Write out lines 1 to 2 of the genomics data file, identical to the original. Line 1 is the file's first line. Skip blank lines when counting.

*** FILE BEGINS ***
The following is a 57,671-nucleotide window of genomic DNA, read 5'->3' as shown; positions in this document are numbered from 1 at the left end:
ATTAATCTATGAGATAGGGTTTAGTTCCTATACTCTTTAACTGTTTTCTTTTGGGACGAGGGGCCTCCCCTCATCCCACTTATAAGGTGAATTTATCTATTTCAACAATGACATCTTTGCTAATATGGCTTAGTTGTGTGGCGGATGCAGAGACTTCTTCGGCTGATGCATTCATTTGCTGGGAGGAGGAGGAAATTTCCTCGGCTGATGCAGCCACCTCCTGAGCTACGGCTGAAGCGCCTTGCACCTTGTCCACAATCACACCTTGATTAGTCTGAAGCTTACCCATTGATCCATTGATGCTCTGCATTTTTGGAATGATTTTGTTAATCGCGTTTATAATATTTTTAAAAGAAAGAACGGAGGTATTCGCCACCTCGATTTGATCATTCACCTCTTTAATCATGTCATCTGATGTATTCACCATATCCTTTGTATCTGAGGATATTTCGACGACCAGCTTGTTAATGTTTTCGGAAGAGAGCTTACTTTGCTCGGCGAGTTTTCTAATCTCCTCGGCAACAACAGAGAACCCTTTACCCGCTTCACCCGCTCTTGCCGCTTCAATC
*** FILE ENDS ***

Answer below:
The following is a 57,671-nucleotide window of genomic DNA, read 5'->3' as shown; positions in this document are numbered from 1 at the left end:
ATTAATCTATGAGATAGGGTTTAGTTCCTATACTCTTTAACTGTTTTCTTTTGGGACGAGGGGCCTCCCCTCATCCCACTTATAAGGTGAATTTATCTATTTCAACAATGACATCTTTGCTAATATGGCTTAGTTGTGTGGCGGATGCAGAGACTTCTTCGGCTGATGCATTCATTTGCTGGGAGGAGGAGGAAATTTCCTCGGCTGATGCAGCCACCTCCTGAGCTACGGCTGAAGCGCCTTGCACCTTGTCCACAATCACACCTTGATTAGTCTGAAGCTTACCCATTGATCCATTGATGCTCTGCATTTTTGGAATGATTTTGTTAATCGCGTTTATAATATTTTTAAAAGAAAGAACGGAGGTATTCGCCACCTCGATTTGATCATTCACCTCTTTAATCATGTCATCTGATGTATTCACCATATCCTTTGTATCTGAGGATATTTCGACGACCAGCTTGTTAATGTTTTCGGAAGAGAGCTTACTTTGCTCGGCGAGTTTTCTAATCTCCTCGGCAACAACAGAGAACCCTTTACCCGCTTCACCCGCTCTTGCCGCTTCAATC